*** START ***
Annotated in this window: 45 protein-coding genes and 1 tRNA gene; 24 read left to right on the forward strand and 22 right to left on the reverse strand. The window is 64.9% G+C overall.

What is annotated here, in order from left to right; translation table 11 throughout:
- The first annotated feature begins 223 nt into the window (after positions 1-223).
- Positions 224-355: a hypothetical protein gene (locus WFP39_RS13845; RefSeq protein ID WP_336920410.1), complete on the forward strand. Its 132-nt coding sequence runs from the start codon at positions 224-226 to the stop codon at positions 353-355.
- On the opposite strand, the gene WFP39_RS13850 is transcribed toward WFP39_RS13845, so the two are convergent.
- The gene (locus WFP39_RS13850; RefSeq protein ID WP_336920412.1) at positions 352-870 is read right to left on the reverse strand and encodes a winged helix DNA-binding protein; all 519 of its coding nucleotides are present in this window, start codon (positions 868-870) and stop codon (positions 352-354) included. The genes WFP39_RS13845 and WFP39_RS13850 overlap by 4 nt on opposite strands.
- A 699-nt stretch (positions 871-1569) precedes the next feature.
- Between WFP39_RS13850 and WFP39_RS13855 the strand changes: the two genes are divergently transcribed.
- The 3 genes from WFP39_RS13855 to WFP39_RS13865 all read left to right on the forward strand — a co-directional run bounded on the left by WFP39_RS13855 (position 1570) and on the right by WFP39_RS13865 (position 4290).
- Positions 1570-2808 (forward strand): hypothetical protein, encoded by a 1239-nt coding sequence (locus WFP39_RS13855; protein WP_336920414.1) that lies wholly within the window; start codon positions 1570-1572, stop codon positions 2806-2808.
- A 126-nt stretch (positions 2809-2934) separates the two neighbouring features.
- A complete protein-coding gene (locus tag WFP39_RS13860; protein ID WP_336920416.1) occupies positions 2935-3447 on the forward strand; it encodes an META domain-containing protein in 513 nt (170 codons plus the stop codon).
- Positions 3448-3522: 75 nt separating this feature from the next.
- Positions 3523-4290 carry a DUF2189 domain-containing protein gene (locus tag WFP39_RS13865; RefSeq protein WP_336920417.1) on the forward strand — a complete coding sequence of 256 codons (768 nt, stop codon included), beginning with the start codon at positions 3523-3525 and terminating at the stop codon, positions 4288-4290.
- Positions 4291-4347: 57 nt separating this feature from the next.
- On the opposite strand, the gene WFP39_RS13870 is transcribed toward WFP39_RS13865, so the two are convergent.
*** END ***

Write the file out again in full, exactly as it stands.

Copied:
Annotated in this window: 45 protein-coding genes and 1 tRNA gene; 24 read left to right on the forward strand and 22 right to left on the reverse strand. The window is 64.9% G+C overall.

What is annotated here, in order from left to right; translation table 11 throughout:
- The first annotated feature begins 223 nt into the window (after positions 1-223).
- Positions 224-355: a hypothetical protein gene (locus WFP39_RS13845; RefSeq protein ID WP_336920410.1), complete on the forward strand. Its 132-nt coding sequence runs from the start codon at positions 224-226 to the stop codon at positions 353-355.
- On the opposite strand, the gene WFP39_RS13850 is transcribed toward WFP39_RS13845, so the two are convergent.
- The gene (locus WFP39_RS13850; RefSeq protein ID WP_336920412.1) at positions 352-870 is read right to left on the reverse strand and encodes a winged helix DNA-binding protein; all 519 of its coding nucleotides are present in this window, start codon (positions 868-870) and stop codon (positions 352-354) included. The genes WFP39_RS13845 and WFP39_RS13850 overlap by 4 nt on opposite strands.
- A 699-nt stretch (positions 871-1569) precedes the next feature.
- Between WFP39_RS13850 and WFP39_RS13855 the strand changes: the two genes are divergently transcribed.
- The 3 genes from WFP39_RS13855 to WFP39_RS13865 all read left to right on the forward strand — a co-directional run bounded on the left by WFP39_RS13855 (position 1570) and on the right by WFP39_RS13865 (position 4290).
- Positions 1570-2808 (forward strand): hypothetical protein, encoded by a 1239-nt coding sequence (locus WFP39_RS13855; protein WP_336920414.1) that lies wholly within the window; start codon positions 1570-1572, stop codon positions 2806-2808.
- A 126-nt stretch (positions 2809-2934) separates the two neighbouring features.
- A complete protein-coding gene (locus tag WFP39_RS13860; protein ID WP_336920416.1) occupies positions 2935-3447 on the forward strand; it encodes an META domain-containing protein in 513 nt (170 codons plus the stop codon).
- Positions 3448-3522: 75 nt separating this feature from the next.
- Positions 3523-4290 carry a DUF2189 domain-containing protein gene (locus tag WFP39_RS13865; RefSeq protein WP_336920417.1) on the forward strand — a complete coding sequence of 256 codons (768 nt, stop codon included), beginning with the start codon at positions 3523-3525 and terminating at the stop codon, positions 4288-4290.
- Positions 4291-4347: 57 nt separating this feature from the next.
- On the opposite strand, the gene WFP39_RS13870 is transcribed toward WFP39_RS13865, so the two are convergent.